by Rich Bowen
Within The Apache Software Foundation, many of us have different roles. I am a committer on the Apache httpd project
, and also a PMC member
on that project. I am the Vice President, Conferences
. I am a board member. And I’m a member of the Foundation. I'm also an employee of Red Hat, and may, at times, be perceived to be speaking for my employer.
I am a father, husband, brother, son, employee, and so on. How I interact with my daughter is very different from how I interact with my manager. I use different language, wield different authority, and expect different results.
Ten years ago at ApacheCon in Oakland, Bertrand Delacretaz gave a talk about hats. We all laughed a lot. But he was making a serious point. At the Apache Software Foundation –indeed, in life– we all wear many different hats.
However, whereas it's pretty clear, in real life, whether I’m addressing my daughter or my manager, on Apache mailing lists it's seldom, if ever, clear which hat I'm wearing in any given situation.
I like to operate on the following principle when communicating in the Apache community: Wear the smallest hat possible for the situation, but assume that everyone is seeing the biggest hat possible.
So, what does that mean?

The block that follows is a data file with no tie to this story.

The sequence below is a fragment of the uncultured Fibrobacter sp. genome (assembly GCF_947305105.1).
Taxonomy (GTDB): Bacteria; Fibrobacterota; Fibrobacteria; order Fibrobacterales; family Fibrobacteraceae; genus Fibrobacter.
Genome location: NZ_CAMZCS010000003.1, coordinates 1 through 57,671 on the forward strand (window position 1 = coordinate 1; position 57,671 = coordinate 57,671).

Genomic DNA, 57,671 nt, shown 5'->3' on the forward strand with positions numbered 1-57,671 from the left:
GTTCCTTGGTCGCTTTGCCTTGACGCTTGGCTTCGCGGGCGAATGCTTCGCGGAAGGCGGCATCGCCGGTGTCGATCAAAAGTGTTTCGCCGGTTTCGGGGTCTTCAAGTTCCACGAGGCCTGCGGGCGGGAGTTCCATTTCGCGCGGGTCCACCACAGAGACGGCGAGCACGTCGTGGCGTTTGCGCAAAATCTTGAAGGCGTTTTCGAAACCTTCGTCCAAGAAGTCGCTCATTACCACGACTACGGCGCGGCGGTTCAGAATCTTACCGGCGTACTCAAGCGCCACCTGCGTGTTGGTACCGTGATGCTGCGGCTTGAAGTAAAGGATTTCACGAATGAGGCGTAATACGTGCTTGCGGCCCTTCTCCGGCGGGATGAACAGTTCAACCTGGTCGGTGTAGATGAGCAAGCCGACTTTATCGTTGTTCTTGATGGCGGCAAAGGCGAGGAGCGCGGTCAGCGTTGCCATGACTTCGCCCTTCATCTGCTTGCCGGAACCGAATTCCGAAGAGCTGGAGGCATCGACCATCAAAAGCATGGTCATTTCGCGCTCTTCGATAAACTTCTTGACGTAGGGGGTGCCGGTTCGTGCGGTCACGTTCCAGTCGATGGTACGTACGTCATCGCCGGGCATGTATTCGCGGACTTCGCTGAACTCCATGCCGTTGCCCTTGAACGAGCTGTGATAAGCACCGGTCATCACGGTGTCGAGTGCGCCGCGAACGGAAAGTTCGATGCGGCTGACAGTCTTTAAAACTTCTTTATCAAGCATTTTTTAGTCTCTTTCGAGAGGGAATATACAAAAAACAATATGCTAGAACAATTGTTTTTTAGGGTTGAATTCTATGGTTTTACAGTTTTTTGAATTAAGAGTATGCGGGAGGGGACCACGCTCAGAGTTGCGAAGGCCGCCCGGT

In the list above of my Apache hats (Committer, PMC Member, Foundation Member, V.P. Conferences, Director), there are various levels of authority. As a project committer, I can make code changes, but as a PMC member, I can reject other people’s changes. As a Foundation Member, I can express an opinion, but as a Director, I can state the official position of the Foundation.
The difficulty comes when, on a mailing list, I say something, intending it to be my personal opinion (i.e., Foundation Member hat) and someone reads it as the official position of the Foundation (i.e., Foundation Director hat).
Thus, in any given situation, I have an obligation to wield the smallest stick I possibly can, appropriate to the situation. Also, to clearly communicate how I am speaking, if there’s any chance of confusion, by saying things like "speaking as a member, and expressing my private opinion …", or "It is the opinion of the Board of Directors that …" And, since there’s always a chance of confusion, due to many factors, it’s worthwhile to make this clarification almost every time, if you’re in a position where you do, in fact, wear multiple hats.
By wearing the smallest hat possible –i.e., speaking with the voice with the least authority– you allow other people to be free to express their own dissenting opinions without feeling that they have already been overruled. This is in line with our culture of providing a level playing field, where all voices are equal, and all opinions are weighed the same.
Rich Bowen has been doing open source-y stuff since about 1995, and has been a member of the Apache Software Foundation since 2002. He currently serves on the ASF Board of Directors. By day, he's the CentOS Community Manager, working for Red Hat.
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"Success at Apache" is a monthly blog series that focuses on the processes behind why the ASF "just works" https://blogs.apache.org/foundation/category/SuccessAtApache